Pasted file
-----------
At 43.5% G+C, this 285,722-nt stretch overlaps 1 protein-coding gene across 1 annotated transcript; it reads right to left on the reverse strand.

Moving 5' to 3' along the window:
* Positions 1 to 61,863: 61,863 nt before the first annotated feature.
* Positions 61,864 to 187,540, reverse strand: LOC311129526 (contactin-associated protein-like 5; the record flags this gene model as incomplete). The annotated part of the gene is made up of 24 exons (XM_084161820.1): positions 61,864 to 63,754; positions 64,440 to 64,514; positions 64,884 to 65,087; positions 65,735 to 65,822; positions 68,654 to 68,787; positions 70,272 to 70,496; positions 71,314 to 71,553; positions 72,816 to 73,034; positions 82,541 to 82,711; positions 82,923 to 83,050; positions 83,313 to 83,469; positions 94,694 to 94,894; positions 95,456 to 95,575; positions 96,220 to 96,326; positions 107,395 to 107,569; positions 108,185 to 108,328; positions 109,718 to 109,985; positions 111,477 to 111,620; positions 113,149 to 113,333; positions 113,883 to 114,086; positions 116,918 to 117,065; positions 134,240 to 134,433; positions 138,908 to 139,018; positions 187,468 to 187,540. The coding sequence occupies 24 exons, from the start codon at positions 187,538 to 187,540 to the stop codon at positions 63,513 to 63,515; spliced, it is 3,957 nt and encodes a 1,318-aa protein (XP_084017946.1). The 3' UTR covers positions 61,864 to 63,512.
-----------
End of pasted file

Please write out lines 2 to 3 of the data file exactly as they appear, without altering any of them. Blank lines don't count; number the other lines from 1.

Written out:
Moving 5' to 3' along the window:
* Positions 1 to 61,863: 61,863 nt before the first annotated feature.